Academic journal article Harvard Law Review

Juvenile Curfews and the Major Confusion over Minor Rights

Academic journal article Harvard Law Review

Juvenile Curfews and the Major Confusion over Minor Rights

Article excerpt

In 1976, the Supreme Court denied certiorari in Bykofsky v. Borough of Middletown, (1) the federal courts' first case involving juvenile curfews. (2) In the nearly three decades since, the federal circuits have fragmented over the constitutionality of such laws. (3) Justified on the basis that keeping children off the streets prevents them from engaging in crime or being victimized, (4) juvenile curfews forbid minors (5) to be in public at night except under special circumstances. Some argue that this restriction not only denies minors the basic freedom to be out at night with parental consent, (6) but also impinges on more fundamental aspects of liberty, such as political activism (7) and community involvement. (8) Given that juvenile curfews have become pervasive in recent years (9) and that they enjoy extraordinary popularity, (10) the stakeholders in the question of curfews' constitutionality are numerous indeed.

Faced with the overwhelming political popularity of juvenile curfews, advocates of minors' rights have attacked the ordinances in court, alleging that the freedoms they restrict are constitutionally protected rights. (11) The federal circuits are inconsistent on the proper treatment of these claims: not only do they disagree on exactly what freedoms are at issue and how fundamental they are, (12) but they also have applied varying levels of scrutiny--with different results--when determining whether those freedoms are unconstitutionally burdened. (13) Because even those circuits hostile to nonemergency juvenile curfews have not rejected them as inherently unconstitutional, (14) the question presented by this fractured doctrine is not whether juvenile curfews are constitutional, but rather, what juvenile curfews are constitutional. (15) The Fifth Circuit's 1993 ruling in Qutb v. Strauss, (16) which held that Dallas's juvenile curfew ordinance survived strict scrutiny, provided a model ordinance for other communities. Recently, however, that model has been threatened, particularly by the Second Circuit's decision in Ramos v. Town of Vernon, (17) which imposed high statistical requirements for justifying curfews. (18) Because the Supreme Court has never harmonized the circuits' discordant voices, it is difficult to hear any clear legal message.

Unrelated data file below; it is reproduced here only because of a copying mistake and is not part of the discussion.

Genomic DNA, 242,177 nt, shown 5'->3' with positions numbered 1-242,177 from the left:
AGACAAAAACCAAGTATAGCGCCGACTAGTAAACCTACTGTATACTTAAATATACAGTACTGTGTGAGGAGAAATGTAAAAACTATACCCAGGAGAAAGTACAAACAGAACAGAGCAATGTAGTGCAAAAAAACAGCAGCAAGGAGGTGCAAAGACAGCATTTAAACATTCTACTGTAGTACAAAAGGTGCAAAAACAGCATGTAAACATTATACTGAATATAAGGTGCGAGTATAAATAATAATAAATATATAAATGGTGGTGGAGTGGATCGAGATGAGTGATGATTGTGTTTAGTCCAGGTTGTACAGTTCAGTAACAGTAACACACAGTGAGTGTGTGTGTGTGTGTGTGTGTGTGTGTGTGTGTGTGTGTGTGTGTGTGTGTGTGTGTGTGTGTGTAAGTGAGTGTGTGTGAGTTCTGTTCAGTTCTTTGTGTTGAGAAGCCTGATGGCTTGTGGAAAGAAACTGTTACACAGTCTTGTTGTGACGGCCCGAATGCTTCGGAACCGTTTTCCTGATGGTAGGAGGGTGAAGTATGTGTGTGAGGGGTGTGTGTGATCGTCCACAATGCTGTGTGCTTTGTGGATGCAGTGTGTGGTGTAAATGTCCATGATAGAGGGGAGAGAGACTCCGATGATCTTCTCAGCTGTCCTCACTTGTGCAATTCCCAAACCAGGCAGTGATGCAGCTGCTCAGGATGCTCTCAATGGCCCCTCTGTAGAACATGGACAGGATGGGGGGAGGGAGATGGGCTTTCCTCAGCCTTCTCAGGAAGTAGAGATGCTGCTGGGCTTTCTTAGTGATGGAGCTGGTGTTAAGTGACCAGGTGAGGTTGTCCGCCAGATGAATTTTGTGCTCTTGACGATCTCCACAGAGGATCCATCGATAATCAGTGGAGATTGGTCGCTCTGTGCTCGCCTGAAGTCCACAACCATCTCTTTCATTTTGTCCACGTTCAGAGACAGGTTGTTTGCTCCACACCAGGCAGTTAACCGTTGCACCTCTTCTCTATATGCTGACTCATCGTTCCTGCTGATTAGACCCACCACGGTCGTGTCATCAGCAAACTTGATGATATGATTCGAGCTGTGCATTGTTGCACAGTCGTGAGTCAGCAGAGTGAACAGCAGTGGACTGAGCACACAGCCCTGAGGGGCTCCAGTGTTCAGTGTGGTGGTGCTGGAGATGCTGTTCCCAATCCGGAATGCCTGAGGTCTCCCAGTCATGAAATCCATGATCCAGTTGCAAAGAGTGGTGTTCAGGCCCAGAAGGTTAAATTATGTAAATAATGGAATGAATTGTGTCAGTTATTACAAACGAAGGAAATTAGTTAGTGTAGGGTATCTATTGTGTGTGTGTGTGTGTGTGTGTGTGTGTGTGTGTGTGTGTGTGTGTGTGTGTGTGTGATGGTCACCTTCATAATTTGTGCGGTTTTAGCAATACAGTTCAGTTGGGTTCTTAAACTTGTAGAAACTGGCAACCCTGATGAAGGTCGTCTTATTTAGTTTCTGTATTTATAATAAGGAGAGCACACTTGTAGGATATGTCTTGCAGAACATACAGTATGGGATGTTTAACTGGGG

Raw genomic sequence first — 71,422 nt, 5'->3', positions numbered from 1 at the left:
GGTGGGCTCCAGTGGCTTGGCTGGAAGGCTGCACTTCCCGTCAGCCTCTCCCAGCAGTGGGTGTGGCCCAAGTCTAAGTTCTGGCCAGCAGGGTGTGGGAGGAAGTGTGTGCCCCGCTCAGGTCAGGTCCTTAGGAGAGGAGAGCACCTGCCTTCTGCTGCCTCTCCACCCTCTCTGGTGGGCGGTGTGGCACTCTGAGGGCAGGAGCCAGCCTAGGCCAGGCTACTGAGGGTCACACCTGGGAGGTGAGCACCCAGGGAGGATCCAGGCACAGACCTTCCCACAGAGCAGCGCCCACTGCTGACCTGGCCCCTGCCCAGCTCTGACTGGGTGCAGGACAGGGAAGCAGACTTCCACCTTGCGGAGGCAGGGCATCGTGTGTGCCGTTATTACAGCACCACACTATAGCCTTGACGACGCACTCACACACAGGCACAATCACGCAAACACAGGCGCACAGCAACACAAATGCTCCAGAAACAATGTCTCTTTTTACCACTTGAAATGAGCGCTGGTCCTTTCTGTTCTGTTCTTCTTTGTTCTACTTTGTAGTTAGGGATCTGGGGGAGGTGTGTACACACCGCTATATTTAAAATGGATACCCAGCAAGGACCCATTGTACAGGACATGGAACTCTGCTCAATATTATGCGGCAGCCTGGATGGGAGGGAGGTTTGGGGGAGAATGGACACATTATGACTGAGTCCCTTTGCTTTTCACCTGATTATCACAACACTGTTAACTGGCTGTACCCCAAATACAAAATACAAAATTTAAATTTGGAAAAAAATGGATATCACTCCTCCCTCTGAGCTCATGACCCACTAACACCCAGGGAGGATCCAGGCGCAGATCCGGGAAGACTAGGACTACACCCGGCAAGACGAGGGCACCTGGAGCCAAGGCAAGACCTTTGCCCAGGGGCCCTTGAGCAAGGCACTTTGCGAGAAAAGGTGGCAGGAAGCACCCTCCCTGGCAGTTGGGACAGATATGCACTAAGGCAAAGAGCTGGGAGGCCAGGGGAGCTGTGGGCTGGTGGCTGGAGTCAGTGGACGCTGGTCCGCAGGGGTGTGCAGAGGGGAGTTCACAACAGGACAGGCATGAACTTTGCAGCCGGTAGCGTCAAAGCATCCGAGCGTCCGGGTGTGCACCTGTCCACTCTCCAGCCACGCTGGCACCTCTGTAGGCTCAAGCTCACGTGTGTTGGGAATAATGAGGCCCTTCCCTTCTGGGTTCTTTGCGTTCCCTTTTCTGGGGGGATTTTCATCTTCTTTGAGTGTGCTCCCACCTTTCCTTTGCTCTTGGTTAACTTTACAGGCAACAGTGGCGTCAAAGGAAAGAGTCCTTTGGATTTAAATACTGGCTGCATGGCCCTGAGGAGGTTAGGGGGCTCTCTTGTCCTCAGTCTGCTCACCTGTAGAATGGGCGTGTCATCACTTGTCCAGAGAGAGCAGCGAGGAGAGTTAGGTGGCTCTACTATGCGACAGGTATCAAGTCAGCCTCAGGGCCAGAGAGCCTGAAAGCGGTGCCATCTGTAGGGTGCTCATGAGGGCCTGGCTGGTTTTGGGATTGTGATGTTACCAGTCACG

This Note seeks to sort out the contradictory and confusing curfew doctrines enunciated by the federal circuits. It also demonstrates the weaknesses of the primary criticisms of juvenile curfews, particularly the claim that curfews should be subjected to rigorous statistical analysis. Part I briefly describes both the history of juvenile curfews and the arguments traditionally raised in opposition to such ordinances. Part II looks at Supreme Court case law regarding the rights of minors, focusing on the seminal plurality opinion in Bellotti v. Baird (19) and the various ways that federal courts of appeals have understood that decision to affect equal protection analysis. Part III argues that despite the varying approaches of the circuits, the Dallas ordinance approved by the Qutb court remains a model curfew capable of surviving constitutional challenge in most circuits. Finally, Part IV considers the ways in which criticism of the statistical bases for juvenile curfews has played out in federal courts and argues that the Second Circuit's decision in Ramos is misguided.


A. History

Juvenile curfews have deep historical roots. (20) By the end of the nineteenth century, curfews were fairly common in America--over three thousand communities had them (21)--and the arguments surrounding them had already fallen into the patterns that persist to this day. Those in favor of curfews argued that strict parenting and traditional families were in decay, particularly in cities: children were running amok, threatening social order, and failing to mature into proper citizens. (22) Those opposed to curfews replied that most juvenile crimes occurred in daylight hours, that most children were not criminals, and that many legitimate nocturnal activities were being suppressed. …

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